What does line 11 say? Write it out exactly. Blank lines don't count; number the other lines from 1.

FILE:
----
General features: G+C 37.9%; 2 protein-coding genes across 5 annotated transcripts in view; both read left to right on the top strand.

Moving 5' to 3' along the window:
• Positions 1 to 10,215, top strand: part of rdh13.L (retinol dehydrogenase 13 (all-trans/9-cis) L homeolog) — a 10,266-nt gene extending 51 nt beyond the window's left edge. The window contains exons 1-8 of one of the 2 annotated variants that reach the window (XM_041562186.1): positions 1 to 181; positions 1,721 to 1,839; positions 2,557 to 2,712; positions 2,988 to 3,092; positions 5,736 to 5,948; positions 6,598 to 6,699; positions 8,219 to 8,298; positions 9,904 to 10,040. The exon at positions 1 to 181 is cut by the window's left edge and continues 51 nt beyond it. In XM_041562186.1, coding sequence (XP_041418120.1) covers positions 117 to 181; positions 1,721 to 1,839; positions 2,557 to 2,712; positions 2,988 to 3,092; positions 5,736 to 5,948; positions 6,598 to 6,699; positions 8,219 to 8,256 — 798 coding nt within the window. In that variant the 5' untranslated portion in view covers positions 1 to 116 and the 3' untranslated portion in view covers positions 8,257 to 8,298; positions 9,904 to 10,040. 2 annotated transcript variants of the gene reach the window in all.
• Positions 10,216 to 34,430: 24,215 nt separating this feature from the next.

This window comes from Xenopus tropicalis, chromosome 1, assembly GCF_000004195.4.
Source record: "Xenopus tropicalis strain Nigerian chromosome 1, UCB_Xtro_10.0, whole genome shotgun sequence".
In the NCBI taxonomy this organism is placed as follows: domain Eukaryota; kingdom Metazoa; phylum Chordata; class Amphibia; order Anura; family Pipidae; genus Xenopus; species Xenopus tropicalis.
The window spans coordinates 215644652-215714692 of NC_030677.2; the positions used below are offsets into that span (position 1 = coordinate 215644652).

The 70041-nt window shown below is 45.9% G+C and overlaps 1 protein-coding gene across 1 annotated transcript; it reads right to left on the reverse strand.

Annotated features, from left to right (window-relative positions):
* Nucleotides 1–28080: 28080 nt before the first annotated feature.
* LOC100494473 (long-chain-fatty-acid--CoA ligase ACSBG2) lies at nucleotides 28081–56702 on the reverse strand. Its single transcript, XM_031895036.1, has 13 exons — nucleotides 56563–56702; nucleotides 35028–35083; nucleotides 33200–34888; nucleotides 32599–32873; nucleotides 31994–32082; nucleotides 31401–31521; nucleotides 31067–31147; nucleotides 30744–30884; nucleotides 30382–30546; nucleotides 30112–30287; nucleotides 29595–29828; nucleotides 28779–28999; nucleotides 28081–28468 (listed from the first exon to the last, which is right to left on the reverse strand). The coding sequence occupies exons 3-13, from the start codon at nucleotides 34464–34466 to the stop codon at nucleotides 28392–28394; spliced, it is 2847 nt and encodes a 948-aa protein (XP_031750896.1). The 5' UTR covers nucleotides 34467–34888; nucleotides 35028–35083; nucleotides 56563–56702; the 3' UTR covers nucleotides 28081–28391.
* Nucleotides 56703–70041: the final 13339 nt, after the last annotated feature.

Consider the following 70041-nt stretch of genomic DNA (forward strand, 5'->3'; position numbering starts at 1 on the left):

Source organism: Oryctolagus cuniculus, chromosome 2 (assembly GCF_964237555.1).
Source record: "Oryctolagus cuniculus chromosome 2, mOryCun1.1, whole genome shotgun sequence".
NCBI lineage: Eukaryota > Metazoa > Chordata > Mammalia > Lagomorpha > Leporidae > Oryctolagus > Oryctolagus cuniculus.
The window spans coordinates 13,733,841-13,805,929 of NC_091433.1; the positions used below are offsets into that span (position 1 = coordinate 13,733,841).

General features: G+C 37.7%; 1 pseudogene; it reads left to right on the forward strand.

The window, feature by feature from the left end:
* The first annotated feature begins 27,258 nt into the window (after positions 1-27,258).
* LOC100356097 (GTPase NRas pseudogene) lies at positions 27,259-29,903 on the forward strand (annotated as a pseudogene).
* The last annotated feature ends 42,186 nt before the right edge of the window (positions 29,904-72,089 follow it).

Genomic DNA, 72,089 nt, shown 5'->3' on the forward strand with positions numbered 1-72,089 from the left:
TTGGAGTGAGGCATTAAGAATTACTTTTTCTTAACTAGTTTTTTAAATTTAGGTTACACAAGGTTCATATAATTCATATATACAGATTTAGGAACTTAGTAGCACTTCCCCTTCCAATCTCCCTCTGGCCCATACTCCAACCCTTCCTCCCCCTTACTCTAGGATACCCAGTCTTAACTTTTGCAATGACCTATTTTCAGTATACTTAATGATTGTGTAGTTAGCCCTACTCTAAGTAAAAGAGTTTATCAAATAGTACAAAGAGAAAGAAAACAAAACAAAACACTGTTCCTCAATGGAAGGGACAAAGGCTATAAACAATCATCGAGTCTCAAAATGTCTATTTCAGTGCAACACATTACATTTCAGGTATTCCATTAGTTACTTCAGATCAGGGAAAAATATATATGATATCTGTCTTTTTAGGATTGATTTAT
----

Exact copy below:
* Nucleotides 1–28080: 28080 nt before the first annotated feature.